Natural News 29th June 2011 more >>
Japan has moved closer to securing approval from local authorities to restart the first of 35 nuclear reactors shut for regular maintenance or kept idle since the March earthquake and tsunami. Japans trade and energy minister, Banri Kaieda, undeterred by several dozen anti-nuclear protesters urging him to go home, tried to persuade local governments in the southern Saga prefecture that it was safe to restart nuclear reactors shut since a deadly natural disaster struck the countrys northeast on March 11.
Engineering & Technology Magazine 29th June 2011 more >>
Letter: recent revelations show the levels of radiation emitted from the Fukushima reactors were far, far higher than previously admitted. One study suggests that there has been a 35% increase in miscarriages on the northwest US coast shortly after the event. Some experts have commented that the radiation will continue to be dispersed into the water table and the atmosphere for some years, because the technology to clean up the meltdown doesnt yet exist. This now lays bare any claim that it is a safe technology.
Sheffield Star 29th June 2011 more >>
A wildfire burning near the desert birthplace of the atomic bomb advanced on the Los Alamos laboratory and thousands of outdoor drums of plutonium-contaminated waste as authorities stepped up efforts to protect the site from flames and monitor the air for radiation. Officials at the premier nuclear weapons lab in the US gave assurances that dangerous materials were safely stored and capable of withstanding flames from the 93sqm fire, which was yards from the grounds. A small patch of land on the laboratory grounds caught fire on Monday before firefighters put it out. The fire has forced the evacuation of Los Alamos, population 11,000, cast giant plumes of smoke over the region and raised fears among nuclear watchdogs that it will reach as many as 30,000 208-litre drums of plutonium-contaminated waste. Officials also stood ready to coat the drums with fire-resistant foam if the blaze got too close.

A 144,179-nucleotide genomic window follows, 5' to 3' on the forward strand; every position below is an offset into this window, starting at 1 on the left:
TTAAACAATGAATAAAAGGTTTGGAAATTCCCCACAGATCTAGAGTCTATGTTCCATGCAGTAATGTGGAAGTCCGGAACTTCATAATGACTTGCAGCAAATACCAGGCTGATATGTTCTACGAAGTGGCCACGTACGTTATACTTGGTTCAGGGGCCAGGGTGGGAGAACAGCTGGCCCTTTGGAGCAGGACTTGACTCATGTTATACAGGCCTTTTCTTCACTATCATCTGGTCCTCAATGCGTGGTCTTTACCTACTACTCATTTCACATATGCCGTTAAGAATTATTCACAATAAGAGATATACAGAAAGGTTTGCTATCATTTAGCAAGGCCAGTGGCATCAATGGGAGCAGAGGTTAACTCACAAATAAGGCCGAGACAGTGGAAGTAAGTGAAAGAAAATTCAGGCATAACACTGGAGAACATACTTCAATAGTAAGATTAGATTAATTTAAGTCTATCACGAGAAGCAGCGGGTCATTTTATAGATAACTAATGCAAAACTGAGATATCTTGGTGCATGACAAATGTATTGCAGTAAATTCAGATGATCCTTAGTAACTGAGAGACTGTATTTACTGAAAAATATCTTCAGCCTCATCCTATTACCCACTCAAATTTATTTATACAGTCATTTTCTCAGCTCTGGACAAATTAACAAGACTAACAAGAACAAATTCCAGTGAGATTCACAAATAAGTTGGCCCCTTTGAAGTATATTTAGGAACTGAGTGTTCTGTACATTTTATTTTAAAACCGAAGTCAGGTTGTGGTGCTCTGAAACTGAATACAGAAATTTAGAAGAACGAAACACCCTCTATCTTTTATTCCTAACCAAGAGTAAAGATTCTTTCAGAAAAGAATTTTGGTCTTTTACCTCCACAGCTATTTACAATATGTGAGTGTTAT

Independent 30th June 2011 more >>
Guardian 29th June 2011 more >>
Telegraph 29th June 2011 more >>
Reuters (Video) 29th June 2011 more >>
Sky News 29th June 2011 more >>
Scientists were called in to check the atmosphere around the Los Alamos Laboratory for radioactive particles – as officials stressed that they were merely being drafted in as a ‘precaution’ after the bush fire burned through another 10,000 acres overnight. The flames were reported to have reached only 50 feet away from the large nuclear facility this morning and residents were urged to evacuate the area.
Daily Mail 29th June 2011 more >>
Atomic Energy of Canadas Candu reactor division will be sold to SNC-Lavalin in a deal a union leader says puts up to 800 high-paying jobs at risk. And the sale has left the Ontario government complaining that the province isnt getting the same support for its energy sector that other provinces receive. The union representing engineers and other professionals at AECL said the deal will chop about 40 per cent of the divisions staff, most working at AECLs Sheridan Park labs and offices in Mississauga. SNC-Lavalin will pay $15 million to the federal government for the part of AECL that makes electricity generators, natural resources minister Joe Oliver announced Wednesday.
Toronto Star 30th June 2011 more >>
The Conservative government has sold its Candu nuclear reactor business to Montreal-based SNC-Lavalin for a paltry $15 million, effectively writing off tens of billions of dollars Canadians have invested in the Crown corporation over the past 60 years.
Toronto Sun 29th June 2011 more >>
Iran has carried out secret tests of nuclear missiles, Britain has claimed, drawing an angry denial from Tehran.
Telegraph 29th June 2011 more >>